“Oh yeah,” said Peter. “I forgot about that. You wouldn’t have got a form last year, would you?”

“No,” said Tommy. “Shouldn’t be too hard to fix, though.”

“What about you, Marc?” asked Simon. “You helping?”

“No,” said Marc, “I’ve gotta go somewhere.”

“Where would that be?” asked Harry, retrieving his Jacaranda History Textbook which had just shot from his locker and had hit Hignat, who was standing about eight feet away, in the back of the head.

“Good shot,” said Peter, admirably.

“I’m just … hanging out,” said Marc uneasily.

“Hanging out?”

“Well … yeah,” he said. “That’s what I do, you know.”

“What are you on about?” asked Peter.

“Well … don’t laugh at this, okay?” When we all shook our heads, he took a deep breath and said, “Some people are trying to abduct me.”

“Why would people want to do that?” asked Nicole.

“Ask yourself that,” said Peter, grinning broadly.

“I don’t know,” said Marc. “Not exactly, anyway. Look, it’s too noisy in here. Let’s go somewhere else.”

“My forms can wait; I’ve gotta hear this,” said Tommy.

The twelve of us sought privacy in Hamster’s Stretch Reserve, a quiet little place in the middle of Chopville. There was a large clearing through which the river flowed, but there was also a forest-like part where trees and shrubs grew, and it was in amongst the trees where we sat and talked.

“So what’s your story, Marc?” Harry asked when we were comfortable.

“My story,” said Marc, looking around at each of us. “Well, Tommy, you’re not the only one who has dodgy connections with the Sorcerers. There’s this really big organisation set up by three of the Sorcerers, the bad ones, and my dad’s a member.”

The three ‘bad’ Sorcerers were the Hammersons, who were a family who lived in Chopville, and one of the two Sorcerous families. Of the six living Sorcerers – people with magic – we knew three were Hammersons and the other three were the Woodwards. The Hammersons were known to be very different from the Woodwards: About thirty years ago, the Hammersons had started a war with the Woodwards, and the war had almost destroyed the world. We Playmans and Thomases knew a fair bit about how nasty the Sorcerers could be because our fathers, who had been only a few years older than we were now when the trouble began, had been closely affiliated with the Woodwards. These days, elderly Dorothy Hammerson, her grown-up son Arnold and his teenage daughter Stella were some of the most feared and despised people in the world, and that was no exaggeration.

“How much do you know about this lot?” I asked, my stomach feeling like the world had abruptly dropped out from under it.

“I’ll tell you what I know,” he said. “Dorothy Hammerson is the ring leader. There are a whole bunch of branches that take care of different things. You guys already know people from one of those; that Hignat guy’s a member.”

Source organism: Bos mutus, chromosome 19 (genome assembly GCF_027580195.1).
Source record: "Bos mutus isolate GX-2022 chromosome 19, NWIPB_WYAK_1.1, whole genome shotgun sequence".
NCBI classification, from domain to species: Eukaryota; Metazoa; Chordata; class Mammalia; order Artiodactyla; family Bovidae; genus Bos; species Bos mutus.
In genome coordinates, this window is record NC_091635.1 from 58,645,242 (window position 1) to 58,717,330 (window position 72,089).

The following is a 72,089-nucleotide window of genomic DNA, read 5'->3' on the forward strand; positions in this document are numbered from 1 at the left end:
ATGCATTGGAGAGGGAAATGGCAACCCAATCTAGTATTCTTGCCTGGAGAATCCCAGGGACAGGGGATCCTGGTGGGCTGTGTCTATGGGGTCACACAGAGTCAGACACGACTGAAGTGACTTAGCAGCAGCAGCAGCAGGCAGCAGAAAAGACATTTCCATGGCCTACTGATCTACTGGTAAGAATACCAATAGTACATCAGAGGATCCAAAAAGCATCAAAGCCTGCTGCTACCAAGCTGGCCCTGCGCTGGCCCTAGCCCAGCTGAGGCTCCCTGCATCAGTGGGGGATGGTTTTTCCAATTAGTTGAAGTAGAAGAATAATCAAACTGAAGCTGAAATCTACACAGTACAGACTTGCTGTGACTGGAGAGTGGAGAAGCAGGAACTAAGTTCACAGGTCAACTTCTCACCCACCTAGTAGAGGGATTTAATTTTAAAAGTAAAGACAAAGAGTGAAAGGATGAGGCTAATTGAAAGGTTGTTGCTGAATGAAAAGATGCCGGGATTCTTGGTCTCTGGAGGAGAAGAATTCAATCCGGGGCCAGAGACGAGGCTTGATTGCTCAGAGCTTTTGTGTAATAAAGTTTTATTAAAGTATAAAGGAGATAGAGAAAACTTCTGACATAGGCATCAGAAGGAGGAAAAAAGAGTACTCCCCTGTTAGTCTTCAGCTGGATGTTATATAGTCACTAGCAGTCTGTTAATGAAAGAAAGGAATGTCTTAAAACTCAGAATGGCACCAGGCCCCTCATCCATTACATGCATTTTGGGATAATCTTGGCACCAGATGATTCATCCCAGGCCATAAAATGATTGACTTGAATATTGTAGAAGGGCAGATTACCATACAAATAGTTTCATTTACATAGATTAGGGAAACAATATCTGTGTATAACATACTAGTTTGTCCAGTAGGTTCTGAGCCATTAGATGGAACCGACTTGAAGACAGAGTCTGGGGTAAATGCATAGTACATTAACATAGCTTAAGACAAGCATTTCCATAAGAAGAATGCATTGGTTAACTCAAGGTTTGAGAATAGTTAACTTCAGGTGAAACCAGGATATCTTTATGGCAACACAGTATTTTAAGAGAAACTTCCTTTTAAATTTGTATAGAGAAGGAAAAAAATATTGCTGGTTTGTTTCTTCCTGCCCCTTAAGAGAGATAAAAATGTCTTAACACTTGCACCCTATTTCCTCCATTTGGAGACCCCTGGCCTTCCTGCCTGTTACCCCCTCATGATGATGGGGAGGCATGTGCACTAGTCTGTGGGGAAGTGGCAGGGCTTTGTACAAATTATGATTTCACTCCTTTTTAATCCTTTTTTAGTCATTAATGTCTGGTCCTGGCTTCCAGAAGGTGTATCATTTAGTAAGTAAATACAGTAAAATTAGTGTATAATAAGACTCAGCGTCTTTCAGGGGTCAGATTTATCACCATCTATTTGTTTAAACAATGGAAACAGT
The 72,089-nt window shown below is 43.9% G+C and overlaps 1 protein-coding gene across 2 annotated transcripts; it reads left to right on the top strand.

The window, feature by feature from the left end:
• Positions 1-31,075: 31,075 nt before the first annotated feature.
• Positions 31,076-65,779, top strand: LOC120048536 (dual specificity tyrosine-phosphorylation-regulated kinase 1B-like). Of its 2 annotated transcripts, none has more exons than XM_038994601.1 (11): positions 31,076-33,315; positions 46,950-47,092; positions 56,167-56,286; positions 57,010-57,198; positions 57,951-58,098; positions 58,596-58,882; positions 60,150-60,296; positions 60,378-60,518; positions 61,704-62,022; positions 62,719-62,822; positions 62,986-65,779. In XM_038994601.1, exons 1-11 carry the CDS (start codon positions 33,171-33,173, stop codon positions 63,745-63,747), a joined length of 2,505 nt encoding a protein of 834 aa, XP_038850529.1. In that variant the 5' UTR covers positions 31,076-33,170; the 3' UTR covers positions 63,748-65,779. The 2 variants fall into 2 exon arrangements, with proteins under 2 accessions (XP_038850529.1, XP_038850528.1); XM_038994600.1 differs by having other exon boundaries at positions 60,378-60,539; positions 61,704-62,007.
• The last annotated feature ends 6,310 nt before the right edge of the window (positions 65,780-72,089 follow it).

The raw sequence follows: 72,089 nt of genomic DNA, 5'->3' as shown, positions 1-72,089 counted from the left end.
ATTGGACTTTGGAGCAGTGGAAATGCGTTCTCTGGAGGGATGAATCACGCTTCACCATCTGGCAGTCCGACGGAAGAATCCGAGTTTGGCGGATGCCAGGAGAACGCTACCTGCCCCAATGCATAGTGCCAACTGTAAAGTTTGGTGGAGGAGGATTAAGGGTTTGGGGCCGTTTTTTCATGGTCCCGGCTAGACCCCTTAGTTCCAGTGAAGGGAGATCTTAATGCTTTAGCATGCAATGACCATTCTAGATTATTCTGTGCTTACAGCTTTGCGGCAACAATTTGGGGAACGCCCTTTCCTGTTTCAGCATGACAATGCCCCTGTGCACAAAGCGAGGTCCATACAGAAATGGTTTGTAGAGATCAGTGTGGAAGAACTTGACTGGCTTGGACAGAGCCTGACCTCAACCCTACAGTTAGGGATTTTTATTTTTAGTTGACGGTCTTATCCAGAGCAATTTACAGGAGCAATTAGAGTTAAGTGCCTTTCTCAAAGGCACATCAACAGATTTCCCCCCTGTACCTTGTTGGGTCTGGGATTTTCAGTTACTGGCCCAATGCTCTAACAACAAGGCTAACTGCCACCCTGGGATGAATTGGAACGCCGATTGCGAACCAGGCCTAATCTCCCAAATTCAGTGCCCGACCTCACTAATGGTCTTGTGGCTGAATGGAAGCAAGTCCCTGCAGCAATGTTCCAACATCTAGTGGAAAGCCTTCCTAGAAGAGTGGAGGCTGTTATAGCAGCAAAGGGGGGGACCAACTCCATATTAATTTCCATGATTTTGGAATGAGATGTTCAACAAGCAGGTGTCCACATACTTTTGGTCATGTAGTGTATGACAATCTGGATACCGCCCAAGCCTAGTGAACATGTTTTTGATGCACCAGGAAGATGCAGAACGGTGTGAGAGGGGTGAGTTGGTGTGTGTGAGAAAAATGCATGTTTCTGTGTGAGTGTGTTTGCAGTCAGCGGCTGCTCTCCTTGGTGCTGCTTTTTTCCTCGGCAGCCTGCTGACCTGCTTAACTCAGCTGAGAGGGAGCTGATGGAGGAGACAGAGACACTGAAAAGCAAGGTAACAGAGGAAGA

“You know that for sure?” Peter asked, gaping at Marc. “That’s really no surprise, but still—”

“Pretty sure of it,” said Marc. “Stella Hammerson runs that sector; I think that’s the lowest branch. It’s for young members who want to become fully qualified but aren’t ready yet. My dad’s one level up. I don’t know what that sector takes care of, but it’s run by Arnold Hammerson.”

“Is that who you think is hunting you?” asked Simon.

“Yeah,” said Marc. “I don’t even go home anymore. I pretty much rely on my brother Lucien for support; he brings me food and everything.”

“Lucien Moran? He’s the school vice-captain, isn’t he?” asked Lisa.

“Yeah. One of them, anyway.”

“Where do you stay?” asked Jessica.

“Out here,” said Marc, gesturing at the foliage around us. “In the park.”

“You should have asked for a roof,” said Harry. “You could have stayed with one of us.”

“Really?” asked Marc. His face had lit up.

“I’ve got a spare room,” said Tommy. “My parents should let you in.”

“Oh blimey. Okay,” said Marc gratefully. “Thanks Tommy, but I’ll need to keep in contact with Lucien; he’s a member of the organisation too.”

“And he’s not after you the way the others are?” asked Peter.

“No,” said Marc. “It’s weird with him. He’s in the same group as my dad but he’s never given any work by them ‘cause he’s apparently more trouble than he’s worth; never obeys or does anything they tell him. He’s on my side. Funny thing is, they promoted him up from Stella’s level recently for no reason we know of. Dad won’t say why; Lucien doesn’t even know, or didn’t when I last asked him.”

“That’s weird,” said Lisa, shaking her head. “You’re sure you can trust him?”

“Yes,” exclaimed Marc. “Of course I can. Lucien’s on my side, and always has been.”

“I’d love to help you now, Marc,” said Tommy, getting to his feet, “but I’d better get back to school; they will kill me if I stay any longer.”

“Okay,” said Marc. “Where do you live anyway?”

“Er—wait for me here,” said Tommy, taking off towards Main Street before Marc could reply.